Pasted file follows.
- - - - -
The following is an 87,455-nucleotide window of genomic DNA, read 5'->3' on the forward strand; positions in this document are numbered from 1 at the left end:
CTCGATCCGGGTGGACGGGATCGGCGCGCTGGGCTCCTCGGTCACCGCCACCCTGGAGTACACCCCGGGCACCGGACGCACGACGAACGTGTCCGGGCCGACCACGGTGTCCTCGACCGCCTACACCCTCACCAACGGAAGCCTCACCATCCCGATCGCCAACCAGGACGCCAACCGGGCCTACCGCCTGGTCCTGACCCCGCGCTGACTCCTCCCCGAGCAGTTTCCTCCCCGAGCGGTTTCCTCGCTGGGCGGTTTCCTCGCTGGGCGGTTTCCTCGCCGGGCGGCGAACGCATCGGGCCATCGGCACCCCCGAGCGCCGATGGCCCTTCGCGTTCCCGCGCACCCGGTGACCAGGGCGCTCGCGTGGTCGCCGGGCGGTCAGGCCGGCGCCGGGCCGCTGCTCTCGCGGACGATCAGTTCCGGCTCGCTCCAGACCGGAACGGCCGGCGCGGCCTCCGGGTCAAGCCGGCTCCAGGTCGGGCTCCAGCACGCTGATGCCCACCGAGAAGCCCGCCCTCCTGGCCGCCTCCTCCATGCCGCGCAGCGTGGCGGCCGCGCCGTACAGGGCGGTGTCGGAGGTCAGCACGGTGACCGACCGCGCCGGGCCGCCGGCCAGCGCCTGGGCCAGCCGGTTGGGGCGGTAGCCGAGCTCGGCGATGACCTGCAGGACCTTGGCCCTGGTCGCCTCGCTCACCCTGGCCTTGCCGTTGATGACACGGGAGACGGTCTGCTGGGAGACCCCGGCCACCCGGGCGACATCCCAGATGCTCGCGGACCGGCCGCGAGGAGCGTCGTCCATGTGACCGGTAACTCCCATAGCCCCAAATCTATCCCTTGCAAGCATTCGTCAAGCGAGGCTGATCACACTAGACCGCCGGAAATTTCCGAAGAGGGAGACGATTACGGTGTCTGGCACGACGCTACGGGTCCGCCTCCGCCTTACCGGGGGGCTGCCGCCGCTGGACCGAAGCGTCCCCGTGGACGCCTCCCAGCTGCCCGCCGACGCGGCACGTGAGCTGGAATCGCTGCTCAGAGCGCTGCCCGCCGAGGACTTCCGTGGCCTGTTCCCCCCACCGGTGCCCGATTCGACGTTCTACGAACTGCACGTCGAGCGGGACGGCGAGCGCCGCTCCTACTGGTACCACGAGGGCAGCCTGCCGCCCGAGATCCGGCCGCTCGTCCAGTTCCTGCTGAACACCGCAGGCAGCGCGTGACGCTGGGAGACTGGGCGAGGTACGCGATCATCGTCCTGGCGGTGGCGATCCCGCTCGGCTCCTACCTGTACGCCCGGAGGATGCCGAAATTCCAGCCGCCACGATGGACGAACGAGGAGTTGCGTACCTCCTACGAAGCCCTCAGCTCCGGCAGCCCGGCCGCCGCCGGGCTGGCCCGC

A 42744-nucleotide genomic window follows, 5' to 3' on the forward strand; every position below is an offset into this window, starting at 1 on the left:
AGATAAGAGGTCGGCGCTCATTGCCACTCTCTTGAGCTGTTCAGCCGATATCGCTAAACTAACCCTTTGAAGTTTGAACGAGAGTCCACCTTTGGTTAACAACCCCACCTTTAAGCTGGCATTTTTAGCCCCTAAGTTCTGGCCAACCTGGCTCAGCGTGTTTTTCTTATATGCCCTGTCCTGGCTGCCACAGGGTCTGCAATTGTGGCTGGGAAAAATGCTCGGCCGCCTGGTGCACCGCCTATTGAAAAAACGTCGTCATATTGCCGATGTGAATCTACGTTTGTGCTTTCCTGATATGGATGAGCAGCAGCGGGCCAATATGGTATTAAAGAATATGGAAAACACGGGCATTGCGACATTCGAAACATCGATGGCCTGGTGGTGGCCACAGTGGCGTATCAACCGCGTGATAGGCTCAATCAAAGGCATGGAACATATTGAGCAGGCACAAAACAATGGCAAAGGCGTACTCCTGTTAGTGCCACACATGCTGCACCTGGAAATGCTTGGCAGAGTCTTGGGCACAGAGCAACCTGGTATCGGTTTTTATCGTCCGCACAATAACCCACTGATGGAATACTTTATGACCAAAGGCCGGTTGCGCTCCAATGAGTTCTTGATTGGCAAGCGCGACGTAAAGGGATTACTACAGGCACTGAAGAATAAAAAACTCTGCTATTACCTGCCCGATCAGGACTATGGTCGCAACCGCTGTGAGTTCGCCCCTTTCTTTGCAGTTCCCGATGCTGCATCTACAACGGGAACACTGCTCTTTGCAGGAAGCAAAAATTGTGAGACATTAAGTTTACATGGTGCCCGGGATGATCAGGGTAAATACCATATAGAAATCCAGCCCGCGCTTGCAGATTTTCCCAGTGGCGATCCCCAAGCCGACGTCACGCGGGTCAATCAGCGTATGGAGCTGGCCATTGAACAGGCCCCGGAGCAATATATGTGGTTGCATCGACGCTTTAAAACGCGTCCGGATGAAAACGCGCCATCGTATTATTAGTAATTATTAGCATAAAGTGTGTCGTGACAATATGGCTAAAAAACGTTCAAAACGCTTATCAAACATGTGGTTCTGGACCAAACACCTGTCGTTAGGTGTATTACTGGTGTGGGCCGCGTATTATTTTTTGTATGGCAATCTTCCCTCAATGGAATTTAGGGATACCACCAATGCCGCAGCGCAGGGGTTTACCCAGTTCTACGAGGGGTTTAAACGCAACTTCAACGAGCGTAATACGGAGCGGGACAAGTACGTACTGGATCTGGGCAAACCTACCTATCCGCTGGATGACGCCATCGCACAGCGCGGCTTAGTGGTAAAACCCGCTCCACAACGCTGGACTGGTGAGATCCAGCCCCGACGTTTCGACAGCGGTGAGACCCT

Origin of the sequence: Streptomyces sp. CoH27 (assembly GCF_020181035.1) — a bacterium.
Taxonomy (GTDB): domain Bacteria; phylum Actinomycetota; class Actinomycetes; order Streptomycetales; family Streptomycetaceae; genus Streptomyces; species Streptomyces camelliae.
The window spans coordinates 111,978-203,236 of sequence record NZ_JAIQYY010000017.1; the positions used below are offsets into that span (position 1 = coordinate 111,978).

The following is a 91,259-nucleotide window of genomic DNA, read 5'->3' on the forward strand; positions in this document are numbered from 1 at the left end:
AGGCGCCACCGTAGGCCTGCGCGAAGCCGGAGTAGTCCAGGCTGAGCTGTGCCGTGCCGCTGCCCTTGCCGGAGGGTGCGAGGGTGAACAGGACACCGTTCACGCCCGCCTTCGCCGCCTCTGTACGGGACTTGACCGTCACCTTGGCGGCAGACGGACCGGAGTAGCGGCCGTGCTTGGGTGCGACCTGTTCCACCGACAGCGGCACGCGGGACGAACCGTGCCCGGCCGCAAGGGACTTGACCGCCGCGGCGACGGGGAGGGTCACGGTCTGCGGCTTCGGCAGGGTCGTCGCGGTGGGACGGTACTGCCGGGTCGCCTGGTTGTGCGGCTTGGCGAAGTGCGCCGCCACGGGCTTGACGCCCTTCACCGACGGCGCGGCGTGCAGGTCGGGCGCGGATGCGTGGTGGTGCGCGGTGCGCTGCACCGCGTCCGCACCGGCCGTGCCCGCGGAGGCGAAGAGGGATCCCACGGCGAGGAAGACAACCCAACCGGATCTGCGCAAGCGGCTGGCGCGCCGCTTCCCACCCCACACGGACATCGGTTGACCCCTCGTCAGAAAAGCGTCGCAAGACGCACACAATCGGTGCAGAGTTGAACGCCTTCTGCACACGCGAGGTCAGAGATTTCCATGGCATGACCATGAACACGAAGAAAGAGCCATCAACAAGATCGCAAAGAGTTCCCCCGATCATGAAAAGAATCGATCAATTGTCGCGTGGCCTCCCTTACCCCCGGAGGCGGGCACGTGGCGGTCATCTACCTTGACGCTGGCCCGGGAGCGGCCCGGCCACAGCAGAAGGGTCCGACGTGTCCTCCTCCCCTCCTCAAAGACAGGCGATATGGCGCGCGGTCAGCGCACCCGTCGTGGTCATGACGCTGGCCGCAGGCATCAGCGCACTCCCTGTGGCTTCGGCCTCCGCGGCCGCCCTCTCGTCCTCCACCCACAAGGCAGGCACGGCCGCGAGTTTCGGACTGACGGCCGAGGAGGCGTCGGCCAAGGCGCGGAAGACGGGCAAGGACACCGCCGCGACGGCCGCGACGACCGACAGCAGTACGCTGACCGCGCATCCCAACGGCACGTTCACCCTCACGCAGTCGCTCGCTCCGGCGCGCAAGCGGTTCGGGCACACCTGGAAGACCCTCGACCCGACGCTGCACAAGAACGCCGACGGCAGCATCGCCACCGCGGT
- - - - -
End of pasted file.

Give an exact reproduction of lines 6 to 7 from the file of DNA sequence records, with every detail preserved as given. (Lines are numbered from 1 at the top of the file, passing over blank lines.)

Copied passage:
Taxonomy (GTDB): domain Bacteria; phylum Actinomycetota; class Actinomycetes; order Streptomycetales; family Streptomycetaceae; genus Streptomyces; species Streptomyces camelliae.
The window spans coordinates 111,978-203,236 of sequence record NZ_JAIQYY010000017.1; the positions used below are offsets into that span (position 1 = coordinate 111,978).